WRVO's Ryan Delaney recently traveled to Kenya funded through a fellowship from the International Center for Journalists. You can find more of his reporting here.
Trash and sewage is a common site along rutted dirt paths in Baba Dogo, one of the informal settlements, or slums, in the capital Nairobi. It all culminates in the middle of an open field.
"Before us is a community dump site," points out Sammy Aweti. "It’s where a majority of area residents come to dump their waste and their other garbages. So as you can see, it’s very piled."
Despite the highly visible trash heap, Baba Dogo’s waste doesn’t attract much attention. With no formal collection system, Justice Muhando explains, putting out the trash often turns into a game of hide-and-go-seek.
"You wake up early, you pick your garbage, [and] when your neighbor is not yet awake you leave it on their doorstep," he said.
On a map
Muhando works with the group Spatial Collective. They’re trying to put the problems of Nairobi’s slums on the map. Literally.
Muhando, Aweti and other volunteers from the community group Sisi Ni Amani, or We Are Peace, are canvassing the settlement with pocket-sized GPS devices and surveys. Spatial Collective will take the data collected and put it on a map.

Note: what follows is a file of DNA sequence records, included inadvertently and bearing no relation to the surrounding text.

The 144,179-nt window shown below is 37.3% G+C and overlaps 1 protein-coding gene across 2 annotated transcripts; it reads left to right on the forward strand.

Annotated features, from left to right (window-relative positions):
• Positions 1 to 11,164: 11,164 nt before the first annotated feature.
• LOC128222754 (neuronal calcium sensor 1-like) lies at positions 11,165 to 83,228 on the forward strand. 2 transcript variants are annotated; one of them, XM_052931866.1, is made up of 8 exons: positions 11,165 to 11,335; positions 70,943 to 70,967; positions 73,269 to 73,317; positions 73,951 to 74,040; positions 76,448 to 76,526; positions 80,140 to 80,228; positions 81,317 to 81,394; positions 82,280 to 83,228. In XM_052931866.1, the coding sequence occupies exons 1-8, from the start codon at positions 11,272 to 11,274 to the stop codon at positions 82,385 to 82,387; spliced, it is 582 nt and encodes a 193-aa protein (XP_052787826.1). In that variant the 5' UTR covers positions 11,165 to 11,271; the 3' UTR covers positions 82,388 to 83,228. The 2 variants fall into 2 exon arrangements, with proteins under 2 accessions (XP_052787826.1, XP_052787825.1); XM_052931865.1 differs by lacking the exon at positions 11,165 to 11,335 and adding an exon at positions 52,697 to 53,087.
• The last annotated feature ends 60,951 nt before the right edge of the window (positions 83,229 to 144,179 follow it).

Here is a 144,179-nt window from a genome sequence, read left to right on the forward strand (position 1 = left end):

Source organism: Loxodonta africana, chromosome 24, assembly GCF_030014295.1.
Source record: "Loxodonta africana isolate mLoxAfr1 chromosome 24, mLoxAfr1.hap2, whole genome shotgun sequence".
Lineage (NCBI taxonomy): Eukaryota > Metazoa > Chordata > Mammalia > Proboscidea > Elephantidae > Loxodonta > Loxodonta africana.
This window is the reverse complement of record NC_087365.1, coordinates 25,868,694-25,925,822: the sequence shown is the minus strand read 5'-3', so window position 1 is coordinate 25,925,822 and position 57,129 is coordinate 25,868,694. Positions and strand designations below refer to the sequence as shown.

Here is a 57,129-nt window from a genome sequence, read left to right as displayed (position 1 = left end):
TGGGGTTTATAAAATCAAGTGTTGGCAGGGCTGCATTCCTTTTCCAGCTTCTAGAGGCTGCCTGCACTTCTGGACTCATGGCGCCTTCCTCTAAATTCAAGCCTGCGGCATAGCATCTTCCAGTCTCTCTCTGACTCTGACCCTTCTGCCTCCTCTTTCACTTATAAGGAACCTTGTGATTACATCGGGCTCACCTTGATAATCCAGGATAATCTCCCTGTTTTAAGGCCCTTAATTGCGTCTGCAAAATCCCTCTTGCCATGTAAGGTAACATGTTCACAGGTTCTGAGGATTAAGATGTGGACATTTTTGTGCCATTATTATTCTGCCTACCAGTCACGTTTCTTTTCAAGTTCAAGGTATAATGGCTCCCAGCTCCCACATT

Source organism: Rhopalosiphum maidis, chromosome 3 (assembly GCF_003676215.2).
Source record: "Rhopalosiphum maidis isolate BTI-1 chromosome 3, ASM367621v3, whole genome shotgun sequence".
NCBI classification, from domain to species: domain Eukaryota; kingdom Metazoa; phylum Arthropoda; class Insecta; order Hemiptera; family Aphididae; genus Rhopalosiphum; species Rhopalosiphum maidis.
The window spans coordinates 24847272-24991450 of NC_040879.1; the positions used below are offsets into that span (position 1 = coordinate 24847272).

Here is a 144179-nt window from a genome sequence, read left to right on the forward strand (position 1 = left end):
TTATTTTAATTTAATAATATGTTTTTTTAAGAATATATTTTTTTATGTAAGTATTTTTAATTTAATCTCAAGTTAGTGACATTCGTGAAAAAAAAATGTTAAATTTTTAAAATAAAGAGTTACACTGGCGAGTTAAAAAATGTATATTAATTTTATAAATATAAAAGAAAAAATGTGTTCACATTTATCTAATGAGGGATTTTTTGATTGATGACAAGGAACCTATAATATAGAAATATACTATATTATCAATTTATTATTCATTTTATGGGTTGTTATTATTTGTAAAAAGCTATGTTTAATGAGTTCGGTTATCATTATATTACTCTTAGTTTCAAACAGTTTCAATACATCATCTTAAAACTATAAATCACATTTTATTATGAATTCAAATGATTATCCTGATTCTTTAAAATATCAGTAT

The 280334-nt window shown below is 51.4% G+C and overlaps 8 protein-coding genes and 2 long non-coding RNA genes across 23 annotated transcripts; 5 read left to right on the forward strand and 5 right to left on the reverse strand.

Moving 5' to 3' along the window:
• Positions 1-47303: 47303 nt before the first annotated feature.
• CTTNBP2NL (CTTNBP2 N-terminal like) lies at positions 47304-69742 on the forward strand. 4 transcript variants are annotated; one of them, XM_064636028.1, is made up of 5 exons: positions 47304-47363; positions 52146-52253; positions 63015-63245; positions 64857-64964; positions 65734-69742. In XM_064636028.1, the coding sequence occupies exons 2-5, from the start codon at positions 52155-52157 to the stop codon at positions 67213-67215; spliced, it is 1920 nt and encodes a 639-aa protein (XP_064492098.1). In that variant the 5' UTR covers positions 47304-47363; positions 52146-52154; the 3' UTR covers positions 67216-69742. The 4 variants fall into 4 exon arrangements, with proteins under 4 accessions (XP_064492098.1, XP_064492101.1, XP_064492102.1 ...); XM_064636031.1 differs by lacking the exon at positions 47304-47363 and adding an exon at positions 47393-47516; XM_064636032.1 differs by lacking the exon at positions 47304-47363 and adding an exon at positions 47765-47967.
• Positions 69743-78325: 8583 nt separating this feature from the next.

Armed with this hard data, they can now go to local government officials or charities and show them just where the dump sites are and the problems they’re causing.
"When you collect that information, you can link it to the health, you can link it to maybe the standard of living of people," Muhando said. "So what I think we should do is show it to the responsible authorities. They’re the one that should follow up because the person on the ground is just a resident; they can’t do much."
The group also works to shed light on other common settlement issues like areas of high crime and access to health care services or clean water.
The idea of using mobile technology to crowdsource information dates back to Kenya’s presidential elections in late 2007. When results were disputed, violence broke out in several parts of the country and more than 1,000 people were killed.
A mobile platform called Ushahidi, the Swahili word for "witness," popped up after just a few days. Daudi Were and other Kenyan techies were soon tracking and collecting reports of violence over text messaging.
Ushahidi has since grown into a global platform. Its software was used after the natural disasters in Haiti and Japan.
And this spring, when Kenyans went to the ballot boxes again, Ushahidi was there with a new set of tools.
"In a nutshell, we’re basically turning every Kenyan with a cell phone into an election monitor," said Were.
Ushahidi used volunteers all over the country to report possible instances of voting irregularities, intimidation or a shortage of ballot papers. They put confirmed problems on a map and notified the proper authorities.
"We’re talking about election protection," said Were.
Ushahidi’s election monitoring platform tracked several thousand reports, but Were says technology is only "10 percent of the solution." Ushahidi and Spatial Collective don’t have the resources to fix problems like a shortage of ballots or dumpsters, but they’re making the problems more visible; and harder to ignore.
You can find more from Ryan's trip to East Africa on his Tumblr, Will Trade for Elephants.